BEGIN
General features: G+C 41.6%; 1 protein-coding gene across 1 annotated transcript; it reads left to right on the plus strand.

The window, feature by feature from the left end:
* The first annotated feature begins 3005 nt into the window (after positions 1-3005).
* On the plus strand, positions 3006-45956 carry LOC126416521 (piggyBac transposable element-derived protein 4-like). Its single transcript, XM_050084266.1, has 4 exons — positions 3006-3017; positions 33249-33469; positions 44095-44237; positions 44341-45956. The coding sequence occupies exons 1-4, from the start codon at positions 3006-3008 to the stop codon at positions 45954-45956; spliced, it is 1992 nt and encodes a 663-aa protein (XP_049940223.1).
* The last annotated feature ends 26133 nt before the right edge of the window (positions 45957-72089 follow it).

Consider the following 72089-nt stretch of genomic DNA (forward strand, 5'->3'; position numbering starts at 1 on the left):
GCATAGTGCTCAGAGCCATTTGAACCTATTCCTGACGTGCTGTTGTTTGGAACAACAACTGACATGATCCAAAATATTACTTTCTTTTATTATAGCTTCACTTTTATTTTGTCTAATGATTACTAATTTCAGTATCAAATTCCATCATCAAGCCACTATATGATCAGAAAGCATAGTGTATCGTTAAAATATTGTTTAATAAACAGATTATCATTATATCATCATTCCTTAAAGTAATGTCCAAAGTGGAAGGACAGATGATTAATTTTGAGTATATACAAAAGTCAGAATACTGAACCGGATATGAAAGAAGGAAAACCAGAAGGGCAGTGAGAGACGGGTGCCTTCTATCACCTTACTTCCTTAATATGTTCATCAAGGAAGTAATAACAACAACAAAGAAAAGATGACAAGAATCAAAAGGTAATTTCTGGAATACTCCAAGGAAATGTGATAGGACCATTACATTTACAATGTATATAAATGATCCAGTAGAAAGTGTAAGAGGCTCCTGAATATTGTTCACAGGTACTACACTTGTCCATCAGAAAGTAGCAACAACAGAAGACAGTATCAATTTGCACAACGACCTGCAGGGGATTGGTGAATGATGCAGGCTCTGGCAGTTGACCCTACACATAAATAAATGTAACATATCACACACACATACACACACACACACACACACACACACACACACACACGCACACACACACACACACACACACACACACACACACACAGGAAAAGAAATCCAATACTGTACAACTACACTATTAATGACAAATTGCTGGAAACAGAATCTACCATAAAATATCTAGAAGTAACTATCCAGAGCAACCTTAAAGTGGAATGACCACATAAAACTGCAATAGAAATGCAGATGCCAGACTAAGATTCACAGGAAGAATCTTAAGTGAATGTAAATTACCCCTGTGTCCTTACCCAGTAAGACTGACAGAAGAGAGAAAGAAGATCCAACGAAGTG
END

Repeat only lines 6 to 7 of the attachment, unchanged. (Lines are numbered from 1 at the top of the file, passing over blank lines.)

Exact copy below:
Consider the following 72089-nt stretch of genomic DNA (forward strand, 5'->3'; position numbering starts at 1 on the left):
GCATAGTGCTCAGAGCCATTTGAACCTATTCCTGACGTGCTGTTGTTTGGAACAACAACTGACATGATCCAAAATATTACTTTCTTTTATTATAGCTTCACTTTTATTTTGTCTAATGATTACTAATTTCAGTATCAAATTCCATCATCAAGCCACTATATGATCAGAAAGCATAGTGTATCGTTAAAATATTGTTTAATAAACAGATTATCATTATATCATCATTCCTTAAAGTAATGTCCAAAGTGGAAGGACAGATGATTAATTTTGAGTATATACAAAAGTCAGAATACTGAACCGGATATGAAAGAAGGAAAACCAGAAGGGCAGTGAGAGACGGGTGCCTTCTATCACCTTACTTCCTTAATATGTTCATCAAGGAAGTAATAACAACAACAAAGAAAAGATGACAAGAATCAAAAGGTAATTTCTGGAATACTCCAAGGAAATGTGATAGGACCATTACATTTACAATGTATATAAATGATCCAGTAGAAAGTGTAAGAGGCTCCTGAATATTGTTCACAGGTACTACACTTGTCCATCAGAAAGTAGCAACAACAGAAGACAGTATCAATTTGCACAACGACCTGCAGGGGATTGGTGAATGATGCAGGCTCTGGCAGTTGACCCTACACATAAATAAATGTAACATATCACACACACATACACACACACACACACACACACACACACACACACACGCACACACACACACACACACACACACACACACACACACAGGAAAAGAAATCCAATACTGTACAACTACACTATTAATGACAAATTGCTGGAAACAGAATCTACCATAAAATATCTAGAAGTAACTATCCAGAGCAACCTTAAAGTGGAATGACCACATAAAACTGCAATAGAAATGCAGATGCCAGACTAAGATTCACAGGAAGAATCTTAAGTGAATGTAAATTACCCCTGTGTCCTTACCCAGTAAGACTGACAGAAGAGAGAAAGAAGATCCAACGAAGTG